The world of academia is starting to pick up on the concept that humanity is unknowingly cruising on a train ride to doomsday, a surefire encounter with collapse of society based upon climate crises brought on by exponential climate change. The depth of the problem: It’s inevitable and inescapable.

Nonetheless, people do not want to discuss and/or read about an impending disruption to society, especially on the scale of a collapse. Still, some academics consider it responsible and in fact necessary to communicate the issue on a pre-collapse basis in order for people to learn to support each other and to explore the radical implications well ahead of time.

Hence, the premise for Professor Jem Bendell’s brilliant seminal work, “Deep Adaptation: A Map for Navigating Climate Tragedy“, July 27th, 2018.”

Accordingly, at the opening of the essay:

It is time we consider the implications of it being too late to avert a global environmental catastrophe in the lifetimes of people alive today.

Seemingly, Professor Bendell is going out on a limb by calling for ecosystem catastrophes followed by social collapse within current lifetimes. Few, if any, academicians dare make such a prediction, and the few that do risk loss of jobs, grant funding, and renunciation by colleagues.

Kevin Anderson, deputy director of the prestigious Tyndall Centre for Climate Change Research in a live interview with Amy Goodman of Democracy Now! at Paris 15 admitted that climate scientists low-ball their findings, often times to protect grant funding.

Anderson:

Yet so far we simply have not been prepared to accept the revolutionary implications of our own findings, and even when we do we are reluctant to voice such thoughts openly… many are ultimately choosing to censor their own research.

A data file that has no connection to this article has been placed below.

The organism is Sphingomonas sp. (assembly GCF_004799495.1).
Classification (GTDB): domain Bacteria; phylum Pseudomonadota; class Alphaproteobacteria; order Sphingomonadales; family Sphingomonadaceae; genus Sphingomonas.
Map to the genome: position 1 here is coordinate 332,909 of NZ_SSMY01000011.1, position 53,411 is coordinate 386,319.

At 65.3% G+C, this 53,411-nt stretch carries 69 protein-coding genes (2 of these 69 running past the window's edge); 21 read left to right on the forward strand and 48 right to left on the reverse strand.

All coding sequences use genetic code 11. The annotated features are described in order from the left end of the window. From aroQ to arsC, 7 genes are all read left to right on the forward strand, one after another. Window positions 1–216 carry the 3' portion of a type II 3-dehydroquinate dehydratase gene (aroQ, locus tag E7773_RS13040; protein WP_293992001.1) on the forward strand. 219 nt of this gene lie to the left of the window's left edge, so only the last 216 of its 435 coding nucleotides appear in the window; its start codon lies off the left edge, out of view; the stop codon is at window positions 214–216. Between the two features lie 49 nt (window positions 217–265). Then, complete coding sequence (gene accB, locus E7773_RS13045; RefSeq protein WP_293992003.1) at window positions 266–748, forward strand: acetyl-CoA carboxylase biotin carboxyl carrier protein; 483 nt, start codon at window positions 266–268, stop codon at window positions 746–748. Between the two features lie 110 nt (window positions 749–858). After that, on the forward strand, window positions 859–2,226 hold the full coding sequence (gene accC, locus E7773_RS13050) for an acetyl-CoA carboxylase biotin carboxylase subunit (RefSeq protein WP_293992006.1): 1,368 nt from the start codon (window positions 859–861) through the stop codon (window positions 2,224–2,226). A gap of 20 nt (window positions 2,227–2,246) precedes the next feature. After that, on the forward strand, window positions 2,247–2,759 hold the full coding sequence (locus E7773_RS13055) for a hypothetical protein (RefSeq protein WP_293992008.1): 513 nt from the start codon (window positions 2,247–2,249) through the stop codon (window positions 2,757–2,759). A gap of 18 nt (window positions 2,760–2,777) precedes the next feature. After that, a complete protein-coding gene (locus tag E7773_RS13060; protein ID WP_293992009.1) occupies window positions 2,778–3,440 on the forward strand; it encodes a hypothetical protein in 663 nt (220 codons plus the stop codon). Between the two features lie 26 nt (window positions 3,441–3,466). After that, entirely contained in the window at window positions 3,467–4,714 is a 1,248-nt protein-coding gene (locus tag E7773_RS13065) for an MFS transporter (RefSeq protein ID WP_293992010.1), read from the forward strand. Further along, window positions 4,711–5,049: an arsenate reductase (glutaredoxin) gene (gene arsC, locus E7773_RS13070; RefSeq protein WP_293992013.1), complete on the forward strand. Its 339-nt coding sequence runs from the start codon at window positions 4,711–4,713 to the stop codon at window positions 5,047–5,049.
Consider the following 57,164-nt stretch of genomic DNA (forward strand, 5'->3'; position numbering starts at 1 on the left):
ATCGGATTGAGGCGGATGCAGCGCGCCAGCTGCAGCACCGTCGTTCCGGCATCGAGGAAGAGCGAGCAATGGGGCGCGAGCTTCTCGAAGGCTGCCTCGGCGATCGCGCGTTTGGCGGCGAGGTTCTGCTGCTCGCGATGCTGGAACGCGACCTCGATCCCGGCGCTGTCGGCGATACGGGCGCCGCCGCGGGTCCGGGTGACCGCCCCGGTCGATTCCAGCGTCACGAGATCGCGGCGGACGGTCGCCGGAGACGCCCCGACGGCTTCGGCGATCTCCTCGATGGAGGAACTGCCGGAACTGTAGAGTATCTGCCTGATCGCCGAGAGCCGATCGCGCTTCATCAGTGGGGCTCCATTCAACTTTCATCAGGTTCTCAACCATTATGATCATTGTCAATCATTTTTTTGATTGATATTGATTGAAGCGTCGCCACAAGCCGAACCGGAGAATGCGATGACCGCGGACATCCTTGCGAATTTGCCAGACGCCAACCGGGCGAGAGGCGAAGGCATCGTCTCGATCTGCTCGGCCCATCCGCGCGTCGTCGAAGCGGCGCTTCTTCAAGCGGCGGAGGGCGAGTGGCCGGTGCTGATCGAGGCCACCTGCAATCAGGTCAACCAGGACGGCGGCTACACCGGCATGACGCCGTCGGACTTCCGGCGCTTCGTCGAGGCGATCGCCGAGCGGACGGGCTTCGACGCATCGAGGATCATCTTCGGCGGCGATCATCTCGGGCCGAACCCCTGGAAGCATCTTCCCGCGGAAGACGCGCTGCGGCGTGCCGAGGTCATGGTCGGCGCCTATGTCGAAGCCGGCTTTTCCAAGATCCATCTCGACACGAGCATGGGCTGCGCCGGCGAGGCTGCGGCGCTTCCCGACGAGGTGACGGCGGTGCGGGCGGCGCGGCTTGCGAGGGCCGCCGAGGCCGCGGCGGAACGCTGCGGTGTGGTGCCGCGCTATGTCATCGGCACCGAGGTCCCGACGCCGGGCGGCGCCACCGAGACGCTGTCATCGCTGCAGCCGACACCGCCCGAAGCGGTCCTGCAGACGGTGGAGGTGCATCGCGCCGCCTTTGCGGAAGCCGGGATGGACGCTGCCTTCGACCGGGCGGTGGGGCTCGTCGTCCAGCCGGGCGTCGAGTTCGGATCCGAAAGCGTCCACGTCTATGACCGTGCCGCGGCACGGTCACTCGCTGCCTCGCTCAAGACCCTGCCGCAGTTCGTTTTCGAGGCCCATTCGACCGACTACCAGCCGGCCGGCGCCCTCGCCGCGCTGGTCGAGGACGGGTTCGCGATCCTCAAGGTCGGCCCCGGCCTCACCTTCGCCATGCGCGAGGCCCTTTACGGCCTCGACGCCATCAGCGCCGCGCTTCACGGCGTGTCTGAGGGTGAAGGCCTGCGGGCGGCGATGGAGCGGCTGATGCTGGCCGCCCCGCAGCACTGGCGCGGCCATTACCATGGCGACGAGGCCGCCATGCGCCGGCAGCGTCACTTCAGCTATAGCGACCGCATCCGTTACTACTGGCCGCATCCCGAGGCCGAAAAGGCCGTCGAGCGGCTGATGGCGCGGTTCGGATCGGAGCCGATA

Therein scientists unwittingly do the handiwork, in part, for fossil fuel companies and for America’s entrenched global warming denial brand of politics, led by President Trump and the entire Republican Party. They do not believe in human-caused global warming.

Bendell carefully reviewed the scientific literature as well as accessing research institutions to get to the bottom of the current status of climate change. What he discovered is basic to his conviction that society is headed for a train wreck of enormous proportions; thus diametrically opposite America’s stated position on global warming.

After focusing on data, especially since 2014, it became crystal clear that the climate is undergoing a sea change like never before because of its non-linear credentials. To quote Bendell:

Non-linear changes are central importance to understanding climate change based on linear projections and that the changes no longer correlate with the rate of anthropogenic carbon emissions. In other words – ‘runaway climate change’.

Bendell’s research uncovered the chilling fact that several non-mainstream climate scientists of stature believe climate change is no longer simply change in the abstract. Rather, it is an ongoing crisis with real time dimensions and substance that is unavoidably dangerous for society. And, of utmost concern, it’s possible, but not proven, that the dye is cast.

Bendell’s Deep Adaptation is a wake up call for those who dismiss the dark side of the climate crisis. On the lighter side, it is only too evident that mainstream science is too slow and too conservative.

For example, Bendell references Peter Wadhams, one of the most eminent climate scientists in the world, when discussing the impact of an ice-free Arctic, which, according to Wadhams, will likely double the warming caused by CO2 from human activity. Whereas, “In itself, that renders the calculations of the IPCC (Intergovernmental Panel on Climate Change) redundant, along with the targets and proposals of the UNFCCC (United Nations Framework Convention on Climate Change).”

In other words, the leading authority on Arctic ice disagrees with the conclusions reached by the IPCC and UNFCCC, which serve as guideposts for nation-states to avoid the worst impact of the climate crisis.